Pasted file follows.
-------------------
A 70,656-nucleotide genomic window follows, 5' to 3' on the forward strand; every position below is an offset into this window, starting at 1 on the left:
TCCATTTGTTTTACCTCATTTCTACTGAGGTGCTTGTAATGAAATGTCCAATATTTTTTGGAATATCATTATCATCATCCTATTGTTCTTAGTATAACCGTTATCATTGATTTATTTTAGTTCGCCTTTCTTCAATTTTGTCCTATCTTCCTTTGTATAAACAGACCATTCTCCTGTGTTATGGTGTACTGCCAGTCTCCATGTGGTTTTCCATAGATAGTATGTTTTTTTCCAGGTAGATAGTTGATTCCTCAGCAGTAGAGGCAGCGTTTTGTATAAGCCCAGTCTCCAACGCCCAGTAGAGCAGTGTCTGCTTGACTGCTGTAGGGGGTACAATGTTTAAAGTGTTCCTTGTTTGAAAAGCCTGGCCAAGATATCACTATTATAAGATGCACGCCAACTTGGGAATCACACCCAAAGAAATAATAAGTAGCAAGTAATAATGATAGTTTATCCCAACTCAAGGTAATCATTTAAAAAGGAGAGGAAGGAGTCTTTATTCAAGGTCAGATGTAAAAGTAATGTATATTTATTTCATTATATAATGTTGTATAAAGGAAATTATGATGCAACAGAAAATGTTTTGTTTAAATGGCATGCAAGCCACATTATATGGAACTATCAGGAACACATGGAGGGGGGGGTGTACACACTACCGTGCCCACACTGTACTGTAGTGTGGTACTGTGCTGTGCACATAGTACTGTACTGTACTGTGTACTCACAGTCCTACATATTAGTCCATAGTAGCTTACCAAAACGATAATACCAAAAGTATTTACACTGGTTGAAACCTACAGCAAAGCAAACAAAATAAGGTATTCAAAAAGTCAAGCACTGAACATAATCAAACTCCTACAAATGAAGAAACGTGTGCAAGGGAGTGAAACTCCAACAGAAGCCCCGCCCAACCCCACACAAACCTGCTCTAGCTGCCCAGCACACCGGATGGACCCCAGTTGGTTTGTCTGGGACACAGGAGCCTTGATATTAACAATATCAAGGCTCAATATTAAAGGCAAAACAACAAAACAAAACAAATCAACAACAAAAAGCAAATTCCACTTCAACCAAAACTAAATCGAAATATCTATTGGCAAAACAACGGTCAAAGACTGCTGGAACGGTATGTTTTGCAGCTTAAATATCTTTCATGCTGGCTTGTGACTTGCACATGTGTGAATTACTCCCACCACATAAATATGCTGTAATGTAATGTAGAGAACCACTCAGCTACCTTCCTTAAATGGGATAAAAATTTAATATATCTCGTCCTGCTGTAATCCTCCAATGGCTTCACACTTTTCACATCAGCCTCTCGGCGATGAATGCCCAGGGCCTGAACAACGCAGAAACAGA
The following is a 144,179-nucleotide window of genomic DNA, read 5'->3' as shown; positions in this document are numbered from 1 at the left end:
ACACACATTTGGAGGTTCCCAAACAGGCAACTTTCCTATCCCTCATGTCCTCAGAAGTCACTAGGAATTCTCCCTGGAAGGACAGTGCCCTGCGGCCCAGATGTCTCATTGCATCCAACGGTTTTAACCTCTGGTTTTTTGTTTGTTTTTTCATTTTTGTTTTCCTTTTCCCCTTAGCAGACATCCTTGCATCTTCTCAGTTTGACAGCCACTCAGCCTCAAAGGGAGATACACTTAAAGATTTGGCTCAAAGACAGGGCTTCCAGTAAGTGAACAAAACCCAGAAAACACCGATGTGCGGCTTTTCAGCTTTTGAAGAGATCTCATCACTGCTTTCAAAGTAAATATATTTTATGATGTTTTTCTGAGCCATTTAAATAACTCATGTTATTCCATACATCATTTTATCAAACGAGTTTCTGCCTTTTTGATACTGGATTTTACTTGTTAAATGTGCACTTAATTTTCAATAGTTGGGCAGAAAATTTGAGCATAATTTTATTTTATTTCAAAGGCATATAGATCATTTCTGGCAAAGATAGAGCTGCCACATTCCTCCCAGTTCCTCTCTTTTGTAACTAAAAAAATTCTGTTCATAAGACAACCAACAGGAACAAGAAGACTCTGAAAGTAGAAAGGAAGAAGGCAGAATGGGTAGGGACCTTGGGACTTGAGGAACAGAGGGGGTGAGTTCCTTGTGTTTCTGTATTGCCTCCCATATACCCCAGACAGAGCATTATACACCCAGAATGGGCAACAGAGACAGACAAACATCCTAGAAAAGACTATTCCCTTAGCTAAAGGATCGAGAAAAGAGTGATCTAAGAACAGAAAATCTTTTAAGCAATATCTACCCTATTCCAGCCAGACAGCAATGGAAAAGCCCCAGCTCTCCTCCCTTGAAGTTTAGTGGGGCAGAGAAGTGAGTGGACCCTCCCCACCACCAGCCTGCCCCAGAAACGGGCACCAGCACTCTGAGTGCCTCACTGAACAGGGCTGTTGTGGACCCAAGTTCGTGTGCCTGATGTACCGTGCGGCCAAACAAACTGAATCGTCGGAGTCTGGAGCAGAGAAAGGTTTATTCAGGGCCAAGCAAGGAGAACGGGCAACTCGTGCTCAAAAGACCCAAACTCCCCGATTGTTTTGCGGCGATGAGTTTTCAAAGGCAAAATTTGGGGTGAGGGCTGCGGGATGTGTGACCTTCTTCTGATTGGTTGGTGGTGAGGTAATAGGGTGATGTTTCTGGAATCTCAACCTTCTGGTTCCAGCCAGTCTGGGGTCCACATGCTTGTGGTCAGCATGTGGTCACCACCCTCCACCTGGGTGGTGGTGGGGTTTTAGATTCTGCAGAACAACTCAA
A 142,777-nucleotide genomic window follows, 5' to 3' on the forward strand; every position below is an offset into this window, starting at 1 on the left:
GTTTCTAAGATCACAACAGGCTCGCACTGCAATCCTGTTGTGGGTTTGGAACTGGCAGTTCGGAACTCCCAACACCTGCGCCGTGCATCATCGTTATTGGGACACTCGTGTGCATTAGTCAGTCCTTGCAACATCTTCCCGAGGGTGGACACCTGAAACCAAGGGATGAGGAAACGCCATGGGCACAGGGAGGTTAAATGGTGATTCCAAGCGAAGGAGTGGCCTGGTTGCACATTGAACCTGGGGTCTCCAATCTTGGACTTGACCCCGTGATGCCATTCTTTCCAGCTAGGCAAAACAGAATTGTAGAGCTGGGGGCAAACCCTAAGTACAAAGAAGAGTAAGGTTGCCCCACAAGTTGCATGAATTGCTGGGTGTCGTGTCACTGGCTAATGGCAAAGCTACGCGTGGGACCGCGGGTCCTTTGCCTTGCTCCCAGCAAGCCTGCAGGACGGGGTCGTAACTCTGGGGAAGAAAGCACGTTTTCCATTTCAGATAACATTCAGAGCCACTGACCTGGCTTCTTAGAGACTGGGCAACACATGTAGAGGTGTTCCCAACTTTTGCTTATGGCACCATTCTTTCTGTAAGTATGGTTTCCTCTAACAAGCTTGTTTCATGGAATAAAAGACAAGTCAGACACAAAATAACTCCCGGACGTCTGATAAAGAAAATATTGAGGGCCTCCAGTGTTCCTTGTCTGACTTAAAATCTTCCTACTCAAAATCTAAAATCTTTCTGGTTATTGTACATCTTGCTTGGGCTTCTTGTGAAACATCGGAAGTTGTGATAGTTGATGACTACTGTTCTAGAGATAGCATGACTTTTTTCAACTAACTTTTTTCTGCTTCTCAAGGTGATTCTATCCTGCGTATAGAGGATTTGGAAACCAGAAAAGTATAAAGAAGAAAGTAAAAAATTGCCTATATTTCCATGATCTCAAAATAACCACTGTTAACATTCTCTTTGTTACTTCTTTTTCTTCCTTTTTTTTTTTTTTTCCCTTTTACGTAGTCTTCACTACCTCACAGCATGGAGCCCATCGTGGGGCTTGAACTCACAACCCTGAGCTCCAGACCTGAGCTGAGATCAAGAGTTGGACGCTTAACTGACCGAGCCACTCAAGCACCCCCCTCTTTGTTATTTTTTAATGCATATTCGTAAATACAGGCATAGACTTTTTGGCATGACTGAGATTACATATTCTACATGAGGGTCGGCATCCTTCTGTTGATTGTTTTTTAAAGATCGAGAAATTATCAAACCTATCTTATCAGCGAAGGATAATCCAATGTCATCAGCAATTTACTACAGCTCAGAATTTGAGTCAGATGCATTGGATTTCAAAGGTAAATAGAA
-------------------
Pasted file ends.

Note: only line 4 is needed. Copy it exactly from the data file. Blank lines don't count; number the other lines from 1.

ACACACATTTGGAGGTTCCCAAACAGGCAACTTTCCTATCCCTCATGTCCTCAGAAGTCACTAGGAATTCTCCCTGGAAGGACAGTGCCCTGCGGCCCAGATGTCTCATTGCATCCAACGGTTTTAACCTCTGGTTTTTTGTTTGTTTTTTCATTTTTGTTTTCCTTTTCCCCTTAGCAGACATCCTTGCATCTTCTCAGTTTGACAGCCACTCAGCCTCAAAGGGAGATACACTTAAAGATTTGGCTCAAAGACAGGGCTTCCAGTAAGTGAACAAAACCCAGAAAACACCGATGTGCGGCTTTTCAGCTTTTGAAGAGATCTCATCACTGCTTTCAAAGTAAATATATTTTATGATGTTTTTCTGAGCCATTTAAATAACTCATGTTATTCCATACATCATTTTATCAAACGAGTTTCTGCCTTTTTGATACTGGATTTTACTTGTTAAATGTGCACTTAATTTTCAATAGTTGGGCAGAAAATTTGAGCATAATTTTATTTTATTTCAAAGGCATATAGATCATTTCTGGCAAAGATAGAGCTGCCACATTCCTCCCAGTTCCTCTCTTTTGTAACTAAAAAAATTCTGTTCATAAGACAACCAACAGGAACAAGAAGACTCTGAAAGTAGAAAGGAAGAAGGCAGAATGGGTAGGGACCTTGGGACTTGAGGAACAGAGGGGGTGAGTTCCTTGTGTTTCTGTATTGCCTCCCATATACCCCAGACAGAGCATTATACACCCAGAATGGGCAACAGAGACAGACAAACATCCTAGAAAAGACTATTCCCTTAGCTAAAGGATCGAGAAAAGAGTGATCTAAGAACAGAAAATCTTTTAAGCAATATCTACCCTATTCCAGCCAGACAGCAATGGAAAAGCCCCAGCTCTCCTCCCTTGAAGTTTAGTGGGGCAGAGAAGTGAGTGGACCCTCCCCACCACCAGCCTGCCCCAGAAACGGGCACCAGCACTCTGAGTGCCTCACTGAACAGGGCTGTTGTGGACCCAAGTTCGTGTGCCTGATGTACCGTGCGGCCAAACAAACTGAATCGTCGGAGTCTGGAGCAGAGAAAGGTTTATTCAGGGCCAAGCAAGGAGAACGGGCAACTCGTGCTCAAAAGACCCAAACTCCCCGATTGTTTTGCGGCGATGAGTTTTCAAAGGCAAAATTTGGGGTGAGGGCTGCGGGATGTGTGACCTTCTTCTGATTGGTTGGTGGTGAGGTAATAGGGTGATGTTTCTGGAATCTCAACCTTCTGGTTCCAGCCAGTCTGGGGTCCACATGCTTGTGGTCAGCATGTGGTCACCACCCTCCACCTGGGTGGTGGTGGGGTTTTAGATTCTGCAGAACAACTCAA